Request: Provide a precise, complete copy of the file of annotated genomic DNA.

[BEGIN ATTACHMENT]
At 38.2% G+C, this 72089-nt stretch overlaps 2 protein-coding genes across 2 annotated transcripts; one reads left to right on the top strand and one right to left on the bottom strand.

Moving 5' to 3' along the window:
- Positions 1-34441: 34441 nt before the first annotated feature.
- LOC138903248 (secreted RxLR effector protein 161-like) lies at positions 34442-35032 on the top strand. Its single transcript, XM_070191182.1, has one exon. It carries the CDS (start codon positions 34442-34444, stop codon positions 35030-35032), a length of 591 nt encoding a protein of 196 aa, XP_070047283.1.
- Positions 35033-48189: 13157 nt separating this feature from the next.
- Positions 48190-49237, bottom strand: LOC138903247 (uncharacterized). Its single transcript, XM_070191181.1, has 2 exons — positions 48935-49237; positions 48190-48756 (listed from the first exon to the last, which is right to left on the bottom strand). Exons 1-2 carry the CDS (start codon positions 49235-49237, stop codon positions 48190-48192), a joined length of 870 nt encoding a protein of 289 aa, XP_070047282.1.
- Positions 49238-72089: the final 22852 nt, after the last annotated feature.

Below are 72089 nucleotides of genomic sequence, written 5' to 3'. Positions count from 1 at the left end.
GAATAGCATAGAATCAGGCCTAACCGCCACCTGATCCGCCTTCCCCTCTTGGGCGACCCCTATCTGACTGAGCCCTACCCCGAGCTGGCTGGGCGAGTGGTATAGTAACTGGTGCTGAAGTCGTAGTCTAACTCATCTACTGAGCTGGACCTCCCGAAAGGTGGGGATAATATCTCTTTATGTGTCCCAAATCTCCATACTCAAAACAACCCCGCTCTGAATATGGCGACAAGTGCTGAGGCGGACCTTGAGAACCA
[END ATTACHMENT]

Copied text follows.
At 38.2% G+C, this 72089-nt stretch overlaps 2 protein-coding genes across 2 annotated transcripts; one reads left to right on the top strand and one right to left on the bottom strand.

Moving 5' to 3' along the window:
- Positions 1-34441: 34441 nt before the first annotated feature.
- LOC138903248 (secreted RxLR effector protein 161-like) lies at positions 34442-35032 on the top strand. Its single transcript, XM_070191182.1, has one exon. It carries the CDS (start codon positions 34442-34444, stop codon positions 35030-35032), a length of 591 nt encoding a protein of 196 aa, XP_070047283.1.
- Positions 35033-48189: 13157 nt separating this feature from the next.
- Positions 48190-49237, bottom strand: LOC138903247 (uncharacterized). Its single transcript, XM_070191181.1, has 2 exons — positions 48935-49237; positions 48190-48756 (listed from the first exon to the last, which is right to left on the bottom strand). Exons 1-2 carry the CDS (start codon positions 49235-49237, stop codon positions 48190-48192), a joined length of 870 nt encoding a protein of 289 aa, XP_070047282.1.
- Positions 49238-72089: the final 22852 nt, after the last annotated feature.

Below are 72089 nucleotides of genomic sequence, written 5' to 3'. Positions count from 1 at the left end.
GAATAGCATAGAATCAGGCCTAACCGCCACCTGATCCGCCTTCCCCTCTTGGGCGACCCCTATCTGACTGAGCCCTACCCCGAGCTGGCTGGGCGAGTGGTATAGTAACTGGTGCTGAAGTCGTAGTCTAACTCATCTACTGAGCTGGACCTCCCGAAAGGTGGGGATAATATCTCTTTATGTGTCCCAAATCTCCATACTCAAAACAACCCCGCTCTGAATATGGCGACAAGTGCTGAGGCGGACCTTGAGAACCA